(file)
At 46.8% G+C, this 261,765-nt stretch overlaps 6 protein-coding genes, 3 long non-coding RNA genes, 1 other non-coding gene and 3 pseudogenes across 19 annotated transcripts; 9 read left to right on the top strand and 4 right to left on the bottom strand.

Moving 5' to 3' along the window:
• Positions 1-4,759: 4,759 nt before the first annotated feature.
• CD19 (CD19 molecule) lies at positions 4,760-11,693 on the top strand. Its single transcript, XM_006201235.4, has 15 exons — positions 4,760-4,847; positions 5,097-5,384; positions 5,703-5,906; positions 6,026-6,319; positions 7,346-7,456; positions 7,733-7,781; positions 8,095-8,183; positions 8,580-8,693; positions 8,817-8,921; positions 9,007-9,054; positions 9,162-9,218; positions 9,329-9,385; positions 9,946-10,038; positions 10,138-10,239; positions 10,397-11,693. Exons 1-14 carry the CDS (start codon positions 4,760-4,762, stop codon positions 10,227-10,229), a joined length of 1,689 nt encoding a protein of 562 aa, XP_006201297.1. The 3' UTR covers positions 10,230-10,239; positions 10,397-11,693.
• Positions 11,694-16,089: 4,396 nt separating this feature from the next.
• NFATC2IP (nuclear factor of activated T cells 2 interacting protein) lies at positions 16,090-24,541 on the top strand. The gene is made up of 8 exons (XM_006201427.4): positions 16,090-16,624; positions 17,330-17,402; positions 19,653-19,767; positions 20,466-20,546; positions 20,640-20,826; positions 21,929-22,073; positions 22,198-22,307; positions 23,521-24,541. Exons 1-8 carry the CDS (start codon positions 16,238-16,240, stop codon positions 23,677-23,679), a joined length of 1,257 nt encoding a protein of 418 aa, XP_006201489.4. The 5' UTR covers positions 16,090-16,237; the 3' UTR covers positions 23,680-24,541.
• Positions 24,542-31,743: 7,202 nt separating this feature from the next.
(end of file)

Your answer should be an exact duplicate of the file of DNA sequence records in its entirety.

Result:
At 46.8% G+C, this 261,765-nt stretch overlaps 6 protein-coding genes, 3 long non-coding RNA genes, 1 other non-coding gene and 3 pseudogenes across 19 annotated transcripts; 9 read left to right on the top strand and 4 right to left on the bottom strand.

Moving 5' to 3' along the window:
• Positions 1-4,759: 4,759 nt before the first annotated feature.
• CD19 (CD19 molecule) lies at positions 4,760-11,693 on the top strand. Its single transcript, XM_006201235.4, has 15 exons — positions 4,760-4,847; positions 5,097-5,384; positions 5,703-5,906; positions 6,026-6,319; positions 7,346-7,456; positions 7,733-7,781; positions 8,095-8,183; positions 8,580-8,693; positions 8,817-8,921; positions 9,007-9,054; positions 9,162-9,218; positions 9,329-9,385; positions 9,946-10,038; positions 10,138-10,239; positions 10,397-11,693. Exons 1-14 carry the CDS (start codon positions 4,760-4,762, stop codon positions 10,227-10,229), a joined length of 1,689 nt encoding a protein of 562 aa, XP_006201297.1. The 3' UTR covers positions 10,230-10,239; positions 10,397-11,693.
• Positions 11,694-16,089: 4,396 nt separating this feature from the next.
• NFATC2IP (nuclear factor of activated T cells 2 interacting protein) lies at positions 16,090-24,541 on the top strand. The gene is made up of 8 exons (XM_006201427.4): positions 16,090-16,624; positions 17,330-17,402; positions 19,653-19,767; positions 20,466-20,546; positions 20,640-20,826; positions 21,929-22,073; positions 22,198-22,307; positions 23,521-24,541. Exons 1-8 carry the CDS (start codon positions 16,238-16,240, stop codon positions 23,677-23,679), a joined length of 1,257 nt encoding a protein of 418 aa, XP_006201489.4. The 5' UTR covers positions 16,090-16,237; the 3' UTR covers positions 23,680-24,541.
• Positions 24,542-31,743: 7,202 nt separating this feature from the next.